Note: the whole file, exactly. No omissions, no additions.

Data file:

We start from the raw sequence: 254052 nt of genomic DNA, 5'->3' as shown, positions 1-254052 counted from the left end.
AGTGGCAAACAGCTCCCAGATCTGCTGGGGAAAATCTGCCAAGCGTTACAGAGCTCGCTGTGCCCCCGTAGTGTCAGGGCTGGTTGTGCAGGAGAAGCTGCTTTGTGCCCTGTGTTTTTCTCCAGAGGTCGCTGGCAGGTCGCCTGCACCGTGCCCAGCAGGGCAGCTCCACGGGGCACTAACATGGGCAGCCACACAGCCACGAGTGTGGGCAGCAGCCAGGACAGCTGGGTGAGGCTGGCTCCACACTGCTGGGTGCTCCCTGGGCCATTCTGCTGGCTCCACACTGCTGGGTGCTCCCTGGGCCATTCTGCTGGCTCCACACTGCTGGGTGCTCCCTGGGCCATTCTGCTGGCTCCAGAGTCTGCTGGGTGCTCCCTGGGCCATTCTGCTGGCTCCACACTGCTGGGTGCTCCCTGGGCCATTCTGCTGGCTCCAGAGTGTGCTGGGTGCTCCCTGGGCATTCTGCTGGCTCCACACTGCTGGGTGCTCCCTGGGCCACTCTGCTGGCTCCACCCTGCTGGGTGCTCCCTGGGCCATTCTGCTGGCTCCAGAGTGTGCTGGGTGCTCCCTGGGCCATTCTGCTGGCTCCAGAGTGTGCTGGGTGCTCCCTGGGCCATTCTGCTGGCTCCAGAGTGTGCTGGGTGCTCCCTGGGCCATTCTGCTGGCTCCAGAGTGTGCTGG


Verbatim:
We start from the raw sequence: 254052 nt of genomic DNA, 5'->3' as shown, positions 1-254052 counted from the left end.
AGTGGCAAACAGCTCCCAGATCTGCTGGGGAAAATCTGCCAAGCGTTACAGAGCTCGCTGTGCCCCCGTAGTGTCAGGGCTGGTTGTGCAGGAGAAGCTGCTTTGTGCCCTGTGTTTTTCTCCAGAGGTCGCTGGCAGGTCGCCTGCACCGTGCCCAGCAGGGCAGCTCCACGGGGCACTAACATGGGCAGCCACACAGCCACGAGTGTGGGCAGCAGCCAGGACAGCTGGGTGAGGCTGGCTCCACACTGCTGGGTGCTCCCTGGGCCATTCTGCTGGCTCCACACTGCTGGGTGCTCCCTGGGCCATTCTGCTGGCTCCACACTGCTGGGTGCTCCCTGGGCCATTCTGCTGGCTCCAGAGTCTGCTGGGTGCTCCCTGGGCCATTCTGCTGGCTCCACACTGCTGGGTGCTCCCTGGGCCATTCTGCTGGCTCCAGAGTGTGCTGGGTGCTCCCTGGGCATTCTGCTGGCTCCACACTGCTGGGTGCTCCCTGGGCCACTCTGCTGGCTCCACCCTGCTGGGTGCTCCCTGGGCCATTCTGCTGGCTCCAGAGTGTGCTGGGTGCTCCCTGGGCCATTCTGCTGGCTCCAGAGTGTGCTGGGTGCTCCCTGGGCCATTCTGCTGGCTCCAGAGTGTGCTGGGTGCTCCCTGGGCCATTCTGCTGGCTCCAGAGTGTGCTGG